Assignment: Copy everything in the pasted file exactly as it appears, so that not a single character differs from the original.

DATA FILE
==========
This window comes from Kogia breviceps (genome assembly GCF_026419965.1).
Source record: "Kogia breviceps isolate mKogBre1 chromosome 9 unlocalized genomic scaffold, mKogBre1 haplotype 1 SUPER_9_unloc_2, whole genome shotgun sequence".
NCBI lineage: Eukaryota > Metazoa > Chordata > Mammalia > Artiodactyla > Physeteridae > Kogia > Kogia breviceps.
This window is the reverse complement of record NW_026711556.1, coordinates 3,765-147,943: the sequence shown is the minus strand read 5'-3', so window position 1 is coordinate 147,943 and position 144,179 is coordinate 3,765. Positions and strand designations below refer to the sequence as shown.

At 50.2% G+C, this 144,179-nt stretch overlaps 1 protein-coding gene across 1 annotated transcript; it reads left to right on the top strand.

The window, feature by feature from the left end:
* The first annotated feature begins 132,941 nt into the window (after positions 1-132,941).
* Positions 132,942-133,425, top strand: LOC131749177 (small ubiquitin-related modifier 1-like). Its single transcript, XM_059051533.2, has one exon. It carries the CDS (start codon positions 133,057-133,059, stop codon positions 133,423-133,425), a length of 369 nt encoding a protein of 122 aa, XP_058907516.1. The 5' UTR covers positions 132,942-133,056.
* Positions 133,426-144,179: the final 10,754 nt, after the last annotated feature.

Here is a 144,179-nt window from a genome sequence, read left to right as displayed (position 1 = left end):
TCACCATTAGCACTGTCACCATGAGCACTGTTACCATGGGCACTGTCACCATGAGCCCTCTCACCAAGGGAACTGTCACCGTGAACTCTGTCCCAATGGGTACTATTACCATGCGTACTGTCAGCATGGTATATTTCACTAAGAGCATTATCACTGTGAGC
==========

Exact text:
This window comes from Kogia breviceps (genome assembly GCF_026419965.1).
Source record: "Kogia breviceps isolate mKogBre1 chromosome 9 unlocalized genomic scaffold, mKogBre1 haplotype 1 SUPER_9_unloc_2, whole genome shotgun sequence".
NCBI lineage: Eukaryota > Metazoa > Chordata > Mammalia > Artiodactyla > Physeteridae > Kogia > Kogia breviceps.
This window is the reverse complement of record NW_026711556.1, coordinates 3,765-147,943: the sequence shown is the minus strand read 5'-3', so window position 1 is coordinate 147,943 and position 144,179 is coordinate 3,765. Positions and strand designations below refer to the sequence as shown.

At 50.2% G+C, this 144,179-nt stretch overlaps 1 protein-coding gene across 1 annotated transcript; it reads left to right on the top strand.

The window, feature by feature from the left end:
* The first annotated feature begins 132,941 nt into the window (after positions 1-132,941).
* Positions 132,942-133,425, top strand: LOC131749177 (small ubiquitin-related modifier 1-like). Its single transcript, XM_059051533.2, has one exon. It carries the CDS (start codon positions 133,057-133,059, stop codon positions 133,423-133,425), a length of 369 nt encoding a protein of 122 aa, XP_058907516.1. The 5' UTR covers positions 132,942-133,056.
* Positions 133,426-144,179: the final 10,754 nt, after the last annotated feature.

Here is a 144,179-nt window from a genome sequence, read left to right as displayed (position 1 = left end):
TCACCATTAGCACTGTCACCATGAGCACTGTTACCATGGGCACTGTCACCATGAGCCCTCTCACCAAGGGAACTGTCACCGTGAACTCTGTCCCAATGGGTACTATTACCATGCGTACTGTCAGCATGGTATATTTCACTAAGAGCATTATCACTGTGAGC